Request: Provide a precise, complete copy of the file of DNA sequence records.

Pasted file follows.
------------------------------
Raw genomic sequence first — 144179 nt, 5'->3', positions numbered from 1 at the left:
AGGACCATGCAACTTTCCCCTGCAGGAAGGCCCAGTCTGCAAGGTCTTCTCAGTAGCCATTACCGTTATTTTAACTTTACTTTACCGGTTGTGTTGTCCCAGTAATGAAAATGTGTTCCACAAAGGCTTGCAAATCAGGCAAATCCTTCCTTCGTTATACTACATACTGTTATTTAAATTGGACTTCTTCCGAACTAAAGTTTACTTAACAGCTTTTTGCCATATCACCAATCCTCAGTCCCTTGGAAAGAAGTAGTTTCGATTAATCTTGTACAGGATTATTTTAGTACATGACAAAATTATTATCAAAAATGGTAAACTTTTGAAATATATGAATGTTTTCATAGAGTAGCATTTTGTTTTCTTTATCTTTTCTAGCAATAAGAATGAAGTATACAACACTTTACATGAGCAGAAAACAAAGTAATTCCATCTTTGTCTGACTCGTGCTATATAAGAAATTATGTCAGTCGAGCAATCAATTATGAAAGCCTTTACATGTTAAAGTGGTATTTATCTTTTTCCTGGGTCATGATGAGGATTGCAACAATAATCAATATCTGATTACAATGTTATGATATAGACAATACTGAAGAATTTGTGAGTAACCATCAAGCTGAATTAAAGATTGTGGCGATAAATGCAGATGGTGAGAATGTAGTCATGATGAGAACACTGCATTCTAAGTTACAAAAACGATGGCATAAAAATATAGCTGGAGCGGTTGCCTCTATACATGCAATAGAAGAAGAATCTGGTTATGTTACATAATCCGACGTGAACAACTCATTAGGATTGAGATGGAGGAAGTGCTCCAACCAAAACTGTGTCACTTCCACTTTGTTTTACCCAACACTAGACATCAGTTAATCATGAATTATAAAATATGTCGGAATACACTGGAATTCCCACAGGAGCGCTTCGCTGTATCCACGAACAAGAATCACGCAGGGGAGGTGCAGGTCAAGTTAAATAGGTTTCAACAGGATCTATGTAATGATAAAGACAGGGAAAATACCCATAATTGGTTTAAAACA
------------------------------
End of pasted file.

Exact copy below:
Raw genomic sequence first — 144179 nt, 5'->3', positions numbered from 1 at the left:
AGGACCATGCAACTTTCCCCTGCAGGAAGGCCCAGTCTGCAAGGTCTTCTCAGTAGCCATTACCGTTATTTTAACTTTACTTTACCGGTTGTGTTGTCCCAGTAATGAAAATGTGTTCCACAAAGGCTTGCAAATCAGGCAAATCCTTCCTTCGTTATACTACATACTGTTATTTAAATTGGACTTCTTCCGAACTAAAGTTTACTTAACAGCTTTTTGCCATATCACCAATCCTCAGTCCCTTGGAAAGAAGTAGTTTCGATTAATCTTGTACAGGATTATTTTAGTACATGACAAAATTATTATCAAAAATGGTAAACTTTTGAAATATATGAATGTTTTCATAGAGTAGCATTTTGTTTTCTTTATCTTTTCTAGCAATAAGAATGAAGTATACAACACTTTACATGAGCAGAAAACAAAGTAATTCCATCTTTGTCTGACTCGTGCTATATAAGAAATTATGTCAGTCGAGCAATCAATTATGAAAGCCTTTACATGTTAAAGTGGTATTTATCTTTTTCCTGGGTCATGATGAGGATTGCAACAATAATCAATATCTGATTACAATGTTATGATATAGACAATACTGAAGAATTTGTGAGTAACCATCAAGCTGAATTAAAGATTGTGGCGATAAATGCAGATGGTGAGAATGTAGTCATGATGAGAACACTGCATTCTAAGTTACAAAAACGATGGCATAAAAATATAGCTGGAGCGGTTGCCTCTATACATGCAATAGAAGAAGAATCTGGTTATGTTACATAATCCGACGTGAACAACTCATTAGGATTGAGATGGAGGAAGTGCTCCAACCAAAACTGTGTCACTTCCACTTTGTTTTACCCAACACTAGACATCAGTTAATCATGAATTATAAAATATGTCGGAATACACTGGAATTCCCACAGGAGCGCTTCGCTGTATCCACGAACAAGAATCACGCAGGGGAGGTGCAGGTCAAGTTAAATAGGTTTCAACAGGATCTATGTAATGATAAAGACAGGGAAAATACCCATAATTGGTTTAAAACA